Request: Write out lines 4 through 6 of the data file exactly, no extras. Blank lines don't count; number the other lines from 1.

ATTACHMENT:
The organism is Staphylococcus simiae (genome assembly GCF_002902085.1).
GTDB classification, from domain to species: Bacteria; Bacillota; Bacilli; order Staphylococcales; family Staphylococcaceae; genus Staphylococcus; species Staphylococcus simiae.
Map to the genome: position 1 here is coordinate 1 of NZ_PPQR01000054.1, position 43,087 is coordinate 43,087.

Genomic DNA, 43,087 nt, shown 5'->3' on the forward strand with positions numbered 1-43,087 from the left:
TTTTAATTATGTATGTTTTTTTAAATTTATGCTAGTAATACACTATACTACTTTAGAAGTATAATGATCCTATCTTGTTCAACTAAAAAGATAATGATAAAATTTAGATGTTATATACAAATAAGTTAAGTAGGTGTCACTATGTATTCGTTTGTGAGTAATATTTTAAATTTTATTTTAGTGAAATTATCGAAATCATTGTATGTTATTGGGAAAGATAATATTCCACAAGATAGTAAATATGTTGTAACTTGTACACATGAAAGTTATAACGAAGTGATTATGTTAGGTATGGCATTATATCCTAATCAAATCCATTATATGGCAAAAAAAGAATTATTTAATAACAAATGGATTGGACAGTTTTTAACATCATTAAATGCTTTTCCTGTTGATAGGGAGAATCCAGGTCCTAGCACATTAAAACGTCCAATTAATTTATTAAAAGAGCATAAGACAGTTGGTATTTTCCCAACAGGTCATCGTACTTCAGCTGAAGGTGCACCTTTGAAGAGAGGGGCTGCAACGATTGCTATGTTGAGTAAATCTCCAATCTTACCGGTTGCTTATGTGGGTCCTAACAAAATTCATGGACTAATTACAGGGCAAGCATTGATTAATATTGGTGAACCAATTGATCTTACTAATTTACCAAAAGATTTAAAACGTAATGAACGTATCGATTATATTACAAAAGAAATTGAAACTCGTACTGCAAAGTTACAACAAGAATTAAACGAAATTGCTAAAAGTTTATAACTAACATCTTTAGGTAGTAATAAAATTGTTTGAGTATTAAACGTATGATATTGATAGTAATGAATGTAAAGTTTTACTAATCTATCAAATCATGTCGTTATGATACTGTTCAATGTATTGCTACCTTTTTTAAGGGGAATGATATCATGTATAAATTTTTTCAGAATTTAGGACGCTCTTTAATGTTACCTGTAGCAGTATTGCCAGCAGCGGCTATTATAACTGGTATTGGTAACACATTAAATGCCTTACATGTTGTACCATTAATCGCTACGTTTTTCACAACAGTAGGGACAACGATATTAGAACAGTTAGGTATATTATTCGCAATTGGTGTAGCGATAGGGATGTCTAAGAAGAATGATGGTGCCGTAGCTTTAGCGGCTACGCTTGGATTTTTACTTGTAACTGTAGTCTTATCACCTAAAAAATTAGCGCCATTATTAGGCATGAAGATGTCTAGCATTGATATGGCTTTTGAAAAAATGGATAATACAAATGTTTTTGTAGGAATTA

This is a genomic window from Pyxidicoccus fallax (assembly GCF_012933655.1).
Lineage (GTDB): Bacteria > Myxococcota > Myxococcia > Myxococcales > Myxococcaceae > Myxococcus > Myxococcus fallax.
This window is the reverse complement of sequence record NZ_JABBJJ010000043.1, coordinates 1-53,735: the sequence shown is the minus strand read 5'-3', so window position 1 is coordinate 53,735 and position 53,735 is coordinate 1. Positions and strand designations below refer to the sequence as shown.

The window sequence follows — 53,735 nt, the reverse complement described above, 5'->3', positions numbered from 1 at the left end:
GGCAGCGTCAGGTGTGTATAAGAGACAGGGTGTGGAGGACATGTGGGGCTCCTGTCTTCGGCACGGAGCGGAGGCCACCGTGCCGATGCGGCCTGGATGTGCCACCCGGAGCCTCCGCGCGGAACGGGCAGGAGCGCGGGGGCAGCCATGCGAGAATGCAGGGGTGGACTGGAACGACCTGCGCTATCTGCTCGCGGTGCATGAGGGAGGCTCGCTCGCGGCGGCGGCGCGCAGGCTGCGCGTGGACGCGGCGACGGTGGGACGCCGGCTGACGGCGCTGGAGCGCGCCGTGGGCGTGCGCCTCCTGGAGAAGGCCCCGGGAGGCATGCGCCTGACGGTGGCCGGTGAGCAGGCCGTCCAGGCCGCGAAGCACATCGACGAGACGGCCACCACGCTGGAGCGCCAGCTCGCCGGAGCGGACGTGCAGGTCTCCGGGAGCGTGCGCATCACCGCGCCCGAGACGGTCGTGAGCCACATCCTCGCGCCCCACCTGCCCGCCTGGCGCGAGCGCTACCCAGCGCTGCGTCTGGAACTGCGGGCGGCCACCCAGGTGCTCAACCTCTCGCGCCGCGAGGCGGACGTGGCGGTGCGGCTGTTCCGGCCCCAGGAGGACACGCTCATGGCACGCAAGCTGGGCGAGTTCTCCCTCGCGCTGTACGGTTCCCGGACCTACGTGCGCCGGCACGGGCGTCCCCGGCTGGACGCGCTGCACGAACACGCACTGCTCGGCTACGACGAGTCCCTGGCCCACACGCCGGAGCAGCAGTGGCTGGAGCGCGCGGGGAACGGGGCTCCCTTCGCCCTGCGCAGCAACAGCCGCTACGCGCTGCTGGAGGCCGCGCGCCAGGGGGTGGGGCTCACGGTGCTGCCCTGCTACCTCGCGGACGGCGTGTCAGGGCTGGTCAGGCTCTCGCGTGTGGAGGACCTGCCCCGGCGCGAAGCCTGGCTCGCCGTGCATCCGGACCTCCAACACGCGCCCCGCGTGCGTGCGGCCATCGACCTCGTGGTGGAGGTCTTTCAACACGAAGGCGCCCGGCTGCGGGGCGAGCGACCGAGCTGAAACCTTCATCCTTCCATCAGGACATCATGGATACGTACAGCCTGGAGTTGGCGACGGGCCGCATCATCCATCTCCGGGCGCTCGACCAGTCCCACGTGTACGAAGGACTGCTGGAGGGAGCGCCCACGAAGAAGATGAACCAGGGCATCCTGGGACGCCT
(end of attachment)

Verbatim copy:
Genomic DNA, 43,087 nt, shown 5'->3' on the forward strand with positions numbered 1-43,087 from the left:
TTTTAATTATGTATGTTTTTTTAAATTTATGCTAGTAATACACTATACTACTTTAGAAGTATAATGATCCTATCTTGTTCAACTAAAAAGATAATGATAAAATTTAGATGTTATATACAAATAAGTTAAGTAGGTGTCACTATGTATTCGTTTGTGAGTAATATTTTAAATTTTATTTTAGTGAAATTATCGAAATCATTGTATGTTATTGGGAAAGATAATATTCCACAAGATAGTAAATATGTTGTAACTTGTACACATGAAAGTTATAACGAAGTGATTATGTTAGGTATGGCATTATATCCTAATCAAATCCATTATATGGCAAAAAAAGAATTATTTAATAACAAATGGATTGGACAGTTTTTAACATCATTAAATGCTTTTCCTGTTGATAGGGAGAATCCAGGTCCTAGCACATTAAAACGTCCAATTAATTTATTAAAAGAGCATAAGACAGTTGGTATTTTCCCAACAGGTCATCGTACTTCAGCTGAAGGTGCACCTTTGAAGAGAGGGGCTGCAACGATTGCTATGTTGAGTAAATCTCCAATCTTACCGGTTGCTTATGTGGGTCCTAACAAAATTCATGGACTAATTACAGGGCAAGCATTGATTAATATTGGTGAACCAATTGATCTTACTAATTTACCAAAAGATTTAAAACGTAATGAACGTATCGATTATATTACAAAAGAAATTGAAACTCGTACTGCAAAGTTACAACAAGAATTAAACGAAATTGCTAAAAGTTTATAACTAACATCTTTAGGTAGTAATAAAATTGTTTGAGTATTAAACGTATGATATTGATAGTAATGAATGTAAAGTTTTACTAATCTATCAAATCATGTCGTTATGATACTGTTCAATGTATTGCTACCTTTTTTAAGGGGAATGATATCATGTATAAATTTTTTCAGAATTTAGGACGCTCTTTAATGTTACCTGTAGCAGTATTGCCAGCAGCGGCTATTATAACTGGTATTGGTAACACATTAAATGCCTTACATGTTGTACCATTAATCGCTACGTTTTTCACAACAGTAGGGACAACGATATTAGAACAGTTAGGTATATTATTCGCAATTGGTGTAGCGATAGGGATGTCTAAGAAGAATGATGGTGCCGTAGCTTTAGCGGCTACGCTTGGATTTTTACTTGTAACTGTAGTCTTATCACCTAAAAAATTAGCGCCATTATTAGGCATGAAGATGTCTAGCATTGATATGGCTTTTGAAAAAATGGATAATACAAATGTTTTTGTAGGAATTA

This is a genomic window from Pyxidicoccus fallax (assembly GCF_012933655.1).